Thus, although the disparate colonies of our great land did not federate till 1901, Australians and New Zealanders had been united since the beginnings of their countries and this unity, this love of life had formed the basis of the Spirit of ANZAC. 'The Mother Country's in a spot of bother again,' was a typical observation when the Great War began in 1914. 'Might as well help her get this sorted out,' was the accustomed response to someone in need. For a century the antipodean survivors had been helping overcome Nature's curses and supporting each other's causes. Now they were equally ready again to assist Britain, this time to overcome German militarism. This was the Spirit which imbued the volunteers as they dashed off with seemingly gay abandon to the First World War and what was to become the Australian and New Zealand Army Corps.

These bold, laughing soldiers were a new, unknown factor of a very old Empire. 'They seemed to be of one race, for all of them had something the same bearing, and something the same look of humorous, swift decision' described Poet Laureate John Masefield. But if the British thought they 'took a bit of getting used to', the enemy never got used to them. These 'colonials' fought as they lived - bravely, openly, independently, and without fear. They proved that their young countries could produce men equal to any in the world, perhaps the greatest fighting force this world has known - the ANZACs.

On 25 April 1915 a new world was born. A new side of man's character was revealed. The Spirit of ANZAC was kindled. It flared with a previously unknown, almost superhuman strength. There was a determination, a zest, a drive which swept up from the beaches on Gallipoli Peninsula as the ANZACs thrust forward with their torch of freedom. As they fell, they threw those following the torch so their quest would maintain its momentum. That Torch of Freedom has continually been thrown from falling hands, has kindled in the catchers' souls a zeal and desire for both our individual liberty and our countries' liberty. That desire has been handed down with the memory and burns as brightly as the flame which first kindled it.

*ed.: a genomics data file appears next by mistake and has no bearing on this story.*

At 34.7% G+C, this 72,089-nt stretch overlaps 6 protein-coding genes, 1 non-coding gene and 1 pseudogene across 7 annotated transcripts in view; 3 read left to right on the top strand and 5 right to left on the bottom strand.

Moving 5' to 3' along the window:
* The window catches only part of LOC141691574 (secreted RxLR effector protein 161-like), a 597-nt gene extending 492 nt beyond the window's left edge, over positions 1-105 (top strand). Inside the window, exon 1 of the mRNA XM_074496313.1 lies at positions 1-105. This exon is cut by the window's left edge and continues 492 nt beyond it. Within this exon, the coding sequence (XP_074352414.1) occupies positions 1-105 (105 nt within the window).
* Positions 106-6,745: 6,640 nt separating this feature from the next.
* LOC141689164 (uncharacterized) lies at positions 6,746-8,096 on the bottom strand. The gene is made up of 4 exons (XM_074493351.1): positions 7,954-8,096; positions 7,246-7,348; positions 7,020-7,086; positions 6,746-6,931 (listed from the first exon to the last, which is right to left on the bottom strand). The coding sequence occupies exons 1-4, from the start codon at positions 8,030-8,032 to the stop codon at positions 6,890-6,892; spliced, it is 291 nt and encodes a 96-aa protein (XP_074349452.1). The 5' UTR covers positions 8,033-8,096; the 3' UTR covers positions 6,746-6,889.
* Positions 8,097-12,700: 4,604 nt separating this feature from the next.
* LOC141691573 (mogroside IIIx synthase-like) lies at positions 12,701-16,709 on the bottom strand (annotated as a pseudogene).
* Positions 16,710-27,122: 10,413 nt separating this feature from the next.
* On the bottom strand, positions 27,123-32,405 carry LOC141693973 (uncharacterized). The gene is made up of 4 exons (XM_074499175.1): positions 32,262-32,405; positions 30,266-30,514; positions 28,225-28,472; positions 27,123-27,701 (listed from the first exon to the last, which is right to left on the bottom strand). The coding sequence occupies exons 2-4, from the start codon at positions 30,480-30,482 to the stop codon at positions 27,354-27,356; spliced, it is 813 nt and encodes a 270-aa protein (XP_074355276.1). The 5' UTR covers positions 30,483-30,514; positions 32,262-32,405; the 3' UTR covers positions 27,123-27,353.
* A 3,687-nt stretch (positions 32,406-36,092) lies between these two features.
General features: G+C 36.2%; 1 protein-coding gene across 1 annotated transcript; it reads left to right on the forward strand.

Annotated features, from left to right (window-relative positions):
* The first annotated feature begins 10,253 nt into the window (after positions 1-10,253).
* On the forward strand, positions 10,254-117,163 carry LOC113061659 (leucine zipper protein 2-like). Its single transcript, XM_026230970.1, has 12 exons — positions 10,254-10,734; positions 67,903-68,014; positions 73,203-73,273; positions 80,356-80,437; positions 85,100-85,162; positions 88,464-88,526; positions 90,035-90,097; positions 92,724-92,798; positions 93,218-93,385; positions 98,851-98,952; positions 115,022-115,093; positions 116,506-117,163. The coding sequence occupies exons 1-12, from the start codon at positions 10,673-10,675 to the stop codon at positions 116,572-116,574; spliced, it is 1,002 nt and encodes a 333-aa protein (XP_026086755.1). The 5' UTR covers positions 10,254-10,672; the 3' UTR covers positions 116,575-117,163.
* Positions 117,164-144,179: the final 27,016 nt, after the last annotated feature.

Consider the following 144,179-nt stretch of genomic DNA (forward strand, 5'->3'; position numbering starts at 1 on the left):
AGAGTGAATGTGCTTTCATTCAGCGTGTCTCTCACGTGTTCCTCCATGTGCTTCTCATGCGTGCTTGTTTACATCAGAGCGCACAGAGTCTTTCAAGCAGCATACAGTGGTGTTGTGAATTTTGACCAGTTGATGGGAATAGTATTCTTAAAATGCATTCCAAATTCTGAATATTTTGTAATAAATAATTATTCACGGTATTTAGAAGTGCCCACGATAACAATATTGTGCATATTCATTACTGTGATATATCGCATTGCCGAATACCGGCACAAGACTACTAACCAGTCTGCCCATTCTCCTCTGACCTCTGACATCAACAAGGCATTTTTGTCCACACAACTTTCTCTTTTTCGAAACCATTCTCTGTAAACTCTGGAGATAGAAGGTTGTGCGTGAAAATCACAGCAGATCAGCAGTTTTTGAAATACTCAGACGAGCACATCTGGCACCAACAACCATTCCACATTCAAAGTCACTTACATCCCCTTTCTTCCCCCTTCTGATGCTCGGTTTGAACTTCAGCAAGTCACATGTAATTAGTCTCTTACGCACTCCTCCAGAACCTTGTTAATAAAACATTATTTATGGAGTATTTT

But the Spirit of ANZAC is not confined to the battlefield. It lives in the schools, on the sports fields, in fact all over these great countries of Australia and New Zealand. The sun invades our bodies and makes us 'mad'; mad for freedom - freedom of speech, freedom of worship, freedom to live and think as you will. The Spirit of ANZAC is not something we can see but a powerful driving sensation that can only be felt. It is a feeling that burns in the heart of every Australian and New Zealand countryman. A warm, tender, fiery, even melancholy ideal that nurtures intense patriotism in the innermost soul of every body. Many foundation ANZACs died, but their glorious challenge to catch the thrown torch shouts loud and strong to all. Their goal was freedom for the land they loved.

The Spirit of ANZAC is invincible. It is the flame that burns forevermore in the heart of every true Australian and New Zealander. Today we stand safe and free, clothed with all the privileges and rights of citizens in these great free countries. And all these things - liberty, security, opportunity, the privileges of citizenship - we owe to those men who fought, endured, suffered, and died for us and for their country. Their deeds and their sacrifices gave us the invincible, the intangible, the Spirit of ANZAC.


Monuments to Jack Simpson
The Man with the Donkey